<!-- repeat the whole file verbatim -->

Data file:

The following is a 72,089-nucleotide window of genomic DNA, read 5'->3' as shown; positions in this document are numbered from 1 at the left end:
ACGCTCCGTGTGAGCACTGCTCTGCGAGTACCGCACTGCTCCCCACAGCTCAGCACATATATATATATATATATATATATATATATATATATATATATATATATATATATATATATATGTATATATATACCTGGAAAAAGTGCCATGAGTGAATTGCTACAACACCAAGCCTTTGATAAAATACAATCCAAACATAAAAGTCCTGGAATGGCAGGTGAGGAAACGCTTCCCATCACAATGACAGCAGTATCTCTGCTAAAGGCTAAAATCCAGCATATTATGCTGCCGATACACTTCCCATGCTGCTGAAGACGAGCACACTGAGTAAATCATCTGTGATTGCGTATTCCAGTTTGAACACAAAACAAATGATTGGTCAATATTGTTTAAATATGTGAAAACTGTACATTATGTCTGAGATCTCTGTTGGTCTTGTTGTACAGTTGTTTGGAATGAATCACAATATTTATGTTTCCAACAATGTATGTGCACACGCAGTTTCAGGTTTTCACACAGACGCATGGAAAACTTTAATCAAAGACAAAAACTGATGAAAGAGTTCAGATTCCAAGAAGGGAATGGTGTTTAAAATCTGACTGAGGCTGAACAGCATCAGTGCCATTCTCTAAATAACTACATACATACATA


The following is a 72,089-nucleotide window of genomic DNA, read 5'->3' as shown; positions in this document are numbered from 1 at the left end:
ACGCTCCGTGTGAGCACTGCTCTGCGAGTACCGCACTGCTCCCCACAGCTCAGCACATATATATATATATATATATATATATATATATATATATATATATATATATATATATATATATGTATATATATACCTGGAAAAAGTGCCATGAGTGAATTGCTACAACACCAAGCCTTTGATAAAATACAATCCAAACATAAAAGTCCTGGAATGGCAGGTGAGGAAACGCTTCCCATCACAATGACAGCAGTATCTCTGCTAAAGGCTAAAATCCAGCATATTATGCTGCCGATACACTTCCCATGCTGCTGAAGACGAGCACACTGAGTAAATCATCTGTGATTGCGTATTCCAGTTTGAACACAAAACAAATGATTGGTCAATATTGTTTAAATATGTGAAAACTGTACATTATGTCTGAGATCTCTGTTGGTCTTGTTGTACAGTTGTTTGGAATGAATCACAATATTTATGTTTCCAACAATGTATGTGCACACGCAGTTTCAGGTTTTCACACAGACGCATGGAAAACTTTAATCAAAGACAAAAACTGATGAAAGAGTTCAGATTCCAAGAAGGGAATGGTGTTTAAAATCTGACTGAGGCTGAACAGCATCAGTGCCATTCTCTAAATAACTACATACATACATA